Although a plane ticket to Israel to celebrate Independence Day this week might not be possible, a feast made from the country’s juicy citrus exports can be the next best thing! While Bamba, halva and Aroma coffee are some well-known Israeli products, the agricultural industry, including citrus, is a driving force of Israel’s economy.
Israel produces more than 600,000 tons of citrus annually, exporting almost a quarter of its crop. Though most of the exports make their way over to Europe, you may be able to find some Israeli citrus in your local grocery store (look for the Jaffa brand).
But even if you can’t find Israeli-grown citrus, you can still celebrate Israel’s birthday with a menu full of vitamin C and Israeli pride. Sweet and savory, baked, broiled and even candied, there are more ways to enjoy citrus than the varieties available.
A classic way to enjoy the fruit and the new greens that are popping up in farmer’s markets across the city is with a salad. This Spring Green and Grapefruit Salad is can be made with your favorite green of choice. Add in some crunchy toasted nuts or tangy cheese like goat or feta for more depth. Pair a bright spring salad with a piece of fresh fish. With four different types of citrus, Salmon with Pink Peppercorn Citrus Sauce is the show-stopping centerpiece to your meal. Citrus adds a lot of flavor without overpowering the salmon, and the leftovers are great for a new spin on your classic bagel and lox.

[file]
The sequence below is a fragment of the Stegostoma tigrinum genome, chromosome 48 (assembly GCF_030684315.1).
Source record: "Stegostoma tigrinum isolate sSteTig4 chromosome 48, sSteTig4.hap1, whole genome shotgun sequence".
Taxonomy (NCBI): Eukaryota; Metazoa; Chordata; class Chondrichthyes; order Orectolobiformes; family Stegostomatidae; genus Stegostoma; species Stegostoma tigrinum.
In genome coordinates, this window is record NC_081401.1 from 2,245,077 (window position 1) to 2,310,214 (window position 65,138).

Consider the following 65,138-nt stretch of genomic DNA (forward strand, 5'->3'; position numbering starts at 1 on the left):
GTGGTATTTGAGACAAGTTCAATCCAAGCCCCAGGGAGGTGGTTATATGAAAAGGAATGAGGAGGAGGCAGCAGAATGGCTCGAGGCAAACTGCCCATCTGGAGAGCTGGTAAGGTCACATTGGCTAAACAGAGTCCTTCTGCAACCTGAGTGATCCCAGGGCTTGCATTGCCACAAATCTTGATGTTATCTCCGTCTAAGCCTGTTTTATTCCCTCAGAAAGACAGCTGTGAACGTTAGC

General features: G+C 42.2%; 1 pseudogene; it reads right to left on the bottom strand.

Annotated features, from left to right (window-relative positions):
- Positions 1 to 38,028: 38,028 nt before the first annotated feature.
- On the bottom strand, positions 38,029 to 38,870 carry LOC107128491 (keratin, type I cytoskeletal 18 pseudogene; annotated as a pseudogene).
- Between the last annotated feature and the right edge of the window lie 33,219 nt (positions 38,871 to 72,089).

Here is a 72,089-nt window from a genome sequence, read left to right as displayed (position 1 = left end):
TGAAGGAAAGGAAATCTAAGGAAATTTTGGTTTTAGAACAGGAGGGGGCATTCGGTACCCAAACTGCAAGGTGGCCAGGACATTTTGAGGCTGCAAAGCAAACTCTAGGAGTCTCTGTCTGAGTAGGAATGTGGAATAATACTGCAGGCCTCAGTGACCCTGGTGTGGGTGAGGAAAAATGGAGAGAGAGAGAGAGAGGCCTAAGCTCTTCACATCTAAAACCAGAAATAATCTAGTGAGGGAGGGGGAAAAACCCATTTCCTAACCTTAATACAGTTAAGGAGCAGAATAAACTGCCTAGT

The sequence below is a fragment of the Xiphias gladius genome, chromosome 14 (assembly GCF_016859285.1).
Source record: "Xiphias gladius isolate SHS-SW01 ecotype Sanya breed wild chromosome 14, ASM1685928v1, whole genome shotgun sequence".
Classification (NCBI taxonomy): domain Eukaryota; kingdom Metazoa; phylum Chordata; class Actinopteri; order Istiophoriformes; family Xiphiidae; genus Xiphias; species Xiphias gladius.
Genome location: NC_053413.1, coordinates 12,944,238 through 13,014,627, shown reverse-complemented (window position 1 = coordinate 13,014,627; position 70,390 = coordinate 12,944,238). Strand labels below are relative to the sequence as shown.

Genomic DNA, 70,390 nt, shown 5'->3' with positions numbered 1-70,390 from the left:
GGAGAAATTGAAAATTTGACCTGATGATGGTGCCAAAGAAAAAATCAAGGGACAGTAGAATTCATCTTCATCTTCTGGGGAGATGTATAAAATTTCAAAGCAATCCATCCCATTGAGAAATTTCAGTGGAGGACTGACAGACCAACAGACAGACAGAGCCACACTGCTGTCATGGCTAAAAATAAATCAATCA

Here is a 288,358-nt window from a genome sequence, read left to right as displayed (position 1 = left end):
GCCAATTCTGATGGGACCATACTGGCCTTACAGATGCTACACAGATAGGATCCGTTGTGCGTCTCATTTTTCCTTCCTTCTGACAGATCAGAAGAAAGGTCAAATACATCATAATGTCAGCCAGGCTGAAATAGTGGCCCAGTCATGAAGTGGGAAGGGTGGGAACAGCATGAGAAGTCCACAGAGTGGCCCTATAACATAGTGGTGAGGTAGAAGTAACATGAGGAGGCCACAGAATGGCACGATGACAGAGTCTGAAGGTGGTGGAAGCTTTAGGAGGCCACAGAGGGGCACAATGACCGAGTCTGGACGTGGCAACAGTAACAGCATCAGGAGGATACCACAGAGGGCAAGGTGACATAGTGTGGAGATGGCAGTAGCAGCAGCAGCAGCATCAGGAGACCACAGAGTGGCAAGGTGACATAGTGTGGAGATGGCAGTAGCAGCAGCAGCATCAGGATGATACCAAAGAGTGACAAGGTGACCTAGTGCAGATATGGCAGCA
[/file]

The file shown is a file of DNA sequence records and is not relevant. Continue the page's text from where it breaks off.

With Passover just ending, your pasta cravings may be taking over, so how about a post-Passover pasta party? Using fresh lemons, herbs and cheese to make a light, flavorful sauce, five-ingredient Lemon Rosemary Pasta will convert any citrus critic into a fan.
For a country of baklava, halva, Krembo and rugelach lovers, it’s no surprise that even the tartest citrus can go sweet. To prevent the pucker, boil your oranges in sugar for a sweet candy. Candied Orange Peels are surprisingly simple to make, and you can substitute any kind of citrus for the orange. (Happen to find yourself with a pomelo on your hands? Try Pomelo Candies from Israeli cookbook author and icon Gil Hovav.) Or put the whole lemon into a food processor for wonderful no-waste Whole Lemon Bars.
No matter the country (and as a popular Hebrew children’s song goes), you can’t have a birthday without cake! From healthy to pure indulgent, there are several ways to have your cake and eat it, too, on Independence Day. Refresh your boring bundt cake with orange and Earl Grey tea—ahem, it’s good for breakfast the next day, too—or go for Yogurt Anything Cake. It’s called “anything” because you can make it with any citrus you have on hand, and maybe a few chocolate chips for good measure. If dietary restrictions usually keep you from eating cake, try this decadent flourless orange cake that has gluten lovers asking for seconds.
And how about a toast? Cheers to 70 years with this Orange EndowMINT Cocktail. Happy birthday, Israel!